Last week the New York Times called digital exclusion a civil-rights issue. Specifically, “doing schoolwork in the parking lot is not a solution” was the opinion of its editorial board, and “an adequate connection is no longer a matter of convenience. It is a necessity for participating in a civil society.”
Too many people in Door County experience digital exclusion. Ask Carol and Christian Ash, who opened Kick Ash in Ellison Bay last year. Yes, it’s a coffeehouse where Kick Ash coffee and Door County Love granolas and other specialty retail and bakery items can be purchased and consumed. But Carol knew something else would be a draw.
“I knew that internet was a huge issue up here,” she said.
The Ashes’ business location is on the right side of the digital divide, with cable along Highway 42, so they installed some work desks, a large work table and a private phone-call room. Then they offered customers the opportunity to rent their high-speed and wired internet access in what they call their “co-work space.” It’s been a big success among those who work from home and need access to videoconferencing. Their seven spaces are regularly filled, and an additional office downstairs is rented out.
“The coolest thing I love seeing is people who get to come up with their families when normally they can’t because they can’t work here,” Ash said.
The shift to distance learning and remote working – and a new emphasis on telemedicine – have proven that high-speed broadband is a necessity, not a luxury.
“This is not just about watching Netflix,” said Missy Hughes, CEO and secretary of the Wisconsin Economic Development Corporation (WEDC). “This is about getting an education and doing your work.”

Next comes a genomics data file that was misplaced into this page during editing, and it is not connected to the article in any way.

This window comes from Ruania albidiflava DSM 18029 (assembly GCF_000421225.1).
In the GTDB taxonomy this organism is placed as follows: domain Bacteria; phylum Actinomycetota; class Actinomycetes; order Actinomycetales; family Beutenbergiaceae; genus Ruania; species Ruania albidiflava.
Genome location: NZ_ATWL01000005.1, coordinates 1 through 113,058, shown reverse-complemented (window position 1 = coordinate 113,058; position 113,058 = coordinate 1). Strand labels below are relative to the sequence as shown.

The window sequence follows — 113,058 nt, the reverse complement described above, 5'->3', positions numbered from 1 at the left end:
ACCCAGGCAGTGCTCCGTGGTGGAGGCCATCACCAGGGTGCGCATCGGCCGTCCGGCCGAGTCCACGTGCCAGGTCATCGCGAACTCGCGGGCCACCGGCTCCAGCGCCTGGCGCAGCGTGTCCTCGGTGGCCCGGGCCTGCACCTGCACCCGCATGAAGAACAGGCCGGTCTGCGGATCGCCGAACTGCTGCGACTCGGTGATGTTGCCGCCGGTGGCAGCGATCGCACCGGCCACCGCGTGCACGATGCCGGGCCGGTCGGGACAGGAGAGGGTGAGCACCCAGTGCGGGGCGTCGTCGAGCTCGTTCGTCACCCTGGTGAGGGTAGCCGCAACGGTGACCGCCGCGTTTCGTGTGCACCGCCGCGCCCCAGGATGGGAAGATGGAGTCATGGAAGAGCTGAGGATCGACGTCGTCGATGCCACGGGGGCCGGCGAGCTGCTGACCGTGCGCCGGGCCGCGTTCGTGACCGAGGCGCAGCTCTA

Last month, WEDC released a report titled “Wisconsin Tomorrow” that cited a “desperate and immediate need to provide accessible, affordable and quality broadband throughout Wisconsin.” Along with getting everybody back to work and supporting innovation, the report recommended that fixing broadband was one of three things the state needed to do to recover from the COVID-19 pandemic.
But digital inclusion won’t be easy when “broadband access is broken,” Hughes said. It will require developing resources that the state already has in place and methodically moving through those to get communities the expansion they need. It will also mean developing accurate maps of who does and does not have reliable internet access.
“As crazy as it sounds, we don’t yet have a good map of availability,” Hughes said. “That’s why we need to be doing this.”
Existing maps show that 7.1 percent of Wisconsin residents lack access to at least one broadband service with a speed of 25 (download) and three (upload) megabits per second (Mbps) or better: the Federal Communication Commission’s minimum definition of high-speed internet. The national average is 5.6 percent. In rural areas of Wisconsin, 26.7 percent of Wisconsin residents lack access to at least one broadband service.
“Regardless of how perfect the data is, we still know we have a large problem,” Hughes said. “We have to be operating on a parallel track on updating the gaps in our data and acting to fix the problems.”
Gov. Tony Evers announced one of those actions last week when he signed an executive order creating the Governor’s Task Force on Broadband Access. The objective is to expand high-speed internet access to every residence, business and institution in the state.
The task force will, specifically, prepare an annual report on the current state of broadband in Wisconsin; provide recommendations for policies and initiatives to overcome challenges to statewide access, affordability and adoption; and look for innovative solutions to bridge the divide.
Chaired by Brittany Beyer, executive director of Grow North Regional Economic Development Corporation, the task force has 24 members.
Among them are representatives from the industry, such as Charter and AT&T.
“I’m excited because if you look at the [task force] group that’s been brought together, it clearly has a bias toward action and driving toward solutions and movement instead of just talking,” Hughes said.